Surprising use for OneNote

I am spending some time planning out a video to pull together my advice on how to use OneNote for effective meetings based on the fundamentals explained in the Manager Tools podcast.

In the process I have re-listend to most of the meeting related podcast episodes to get a good handle on what the nuances of their advice are, and which pieces of advice came from which episode. I was thinking of just cribbing notes as I played the audio and then leave it at that, but the nitpicker in the back of my brain wanted a better solution.

I love OneNote.
I love how it supports audio recordings.
(And I love it on a Surface Pro even more)

I was thinking I might be able to use the “audio recording” feature to record the podcast as I played it so that my typed notes would be an index into the relevant portions of the audio. If you don’t know what I am talking about here, bear with me, it will all be clear by the end of this post.

Sadly, this approach didn’t end up recording the system sound, so I only had my typing noises from the mic synchronised with the notes. Not much use.

I was almost ready to give up, but then I conceived a different approach that worked out quite nicely.

If you ever had audio/visual study materials that you want to annotate and be able to selectively review, you’re going to love this. And remember, OneNote is freely downloadable so you have no excuses:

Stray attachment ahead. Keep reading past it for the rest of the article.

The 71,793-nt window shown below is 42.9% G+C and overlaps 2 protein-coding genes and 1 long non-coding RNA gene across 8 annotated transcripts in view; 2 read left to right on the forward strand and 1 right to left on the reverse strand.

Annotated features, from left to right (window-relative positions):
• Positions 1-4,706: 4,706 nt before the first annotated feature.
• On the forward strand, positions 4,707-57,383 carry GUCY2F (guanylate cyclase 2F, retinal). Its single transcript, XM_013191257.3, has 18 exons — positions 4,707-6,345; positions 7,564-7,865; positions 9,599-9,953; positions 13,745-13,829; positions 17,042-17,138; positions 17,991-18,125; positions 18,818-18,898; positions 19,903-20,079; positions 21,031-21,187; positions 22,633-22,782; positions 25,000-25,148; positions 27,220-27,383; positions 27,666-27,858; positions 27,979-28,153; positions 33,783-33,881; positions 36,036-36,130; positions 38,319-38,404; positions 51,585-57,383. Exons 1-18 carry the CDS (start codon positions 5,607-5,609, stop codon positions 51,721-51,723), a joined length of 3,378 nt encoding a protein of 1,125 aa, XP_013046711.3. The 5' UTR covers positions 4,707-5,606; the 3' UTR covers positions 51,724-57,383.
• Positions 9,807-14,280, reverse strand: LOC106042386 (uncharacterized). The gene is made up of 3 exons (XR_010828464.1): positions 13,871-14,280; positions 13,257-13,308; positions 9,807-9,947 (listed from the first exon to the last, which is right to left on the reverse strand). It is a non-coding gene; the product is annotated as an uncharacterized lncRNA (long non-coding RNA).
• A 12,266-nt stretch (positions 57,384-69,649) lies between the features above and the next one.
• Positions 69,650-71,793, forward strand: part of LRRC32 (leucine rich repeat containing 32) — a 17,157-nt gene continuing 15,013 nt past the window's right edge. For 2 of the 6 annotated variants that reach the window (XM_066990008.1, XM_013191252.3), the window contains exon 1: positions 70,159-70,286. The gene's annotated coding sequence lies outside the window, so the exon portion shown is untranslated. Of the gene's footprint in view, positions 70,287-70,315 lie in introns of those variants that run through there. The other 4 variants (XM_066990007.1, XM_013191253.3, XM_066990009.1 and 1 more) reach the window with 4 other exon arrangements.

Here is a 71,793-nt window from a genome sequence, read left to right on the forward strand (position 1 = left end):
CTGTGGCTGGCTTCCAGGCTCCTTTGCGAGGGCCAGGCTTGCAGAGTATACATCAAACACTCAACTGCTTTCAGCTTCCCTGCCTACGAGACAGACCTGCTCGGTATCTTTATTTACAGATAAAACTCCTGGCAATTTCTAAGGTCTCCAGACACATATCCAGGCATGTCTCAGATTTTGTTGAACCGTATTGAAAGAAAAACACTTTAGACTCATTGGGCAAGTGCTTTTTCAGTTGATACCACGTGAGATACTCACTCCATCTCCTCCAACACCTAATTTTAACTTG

Start with a new notebook, and ideally do not store it in the cloud (pick a “Computer” storage location, not a “OneDrive” one). Two reasons: you do not want to use your bandwidth to sync large media files into the cloud, and it doesn’t allow for files larger than 100MB to be annotated in the cloud.

Step one: Insert a media file into the page
Insert a File from the "Insert" ribbon
OneNote has limited support for file formats, so make sure your media is in a plain format – mp3 and avi work great.

Step two: Pick the Attach option for the file
Attach - I have no idea what Printout would look like
Note that this will embed a copy of the file into your notebook; this is unavoidable, but well worth it for what you gain.

Step three: Select the media and play it
Select the Media and Play it back
By selecting a media file in the page you can access the playback options; start the audio.

Step four: Take notes as you listen as liberally as you need to
Take notes as you listen
As the file is playing OneNote will time-code your writing to the playback position. It is recommended to start new lines for notes when possible to get a finer granularity index.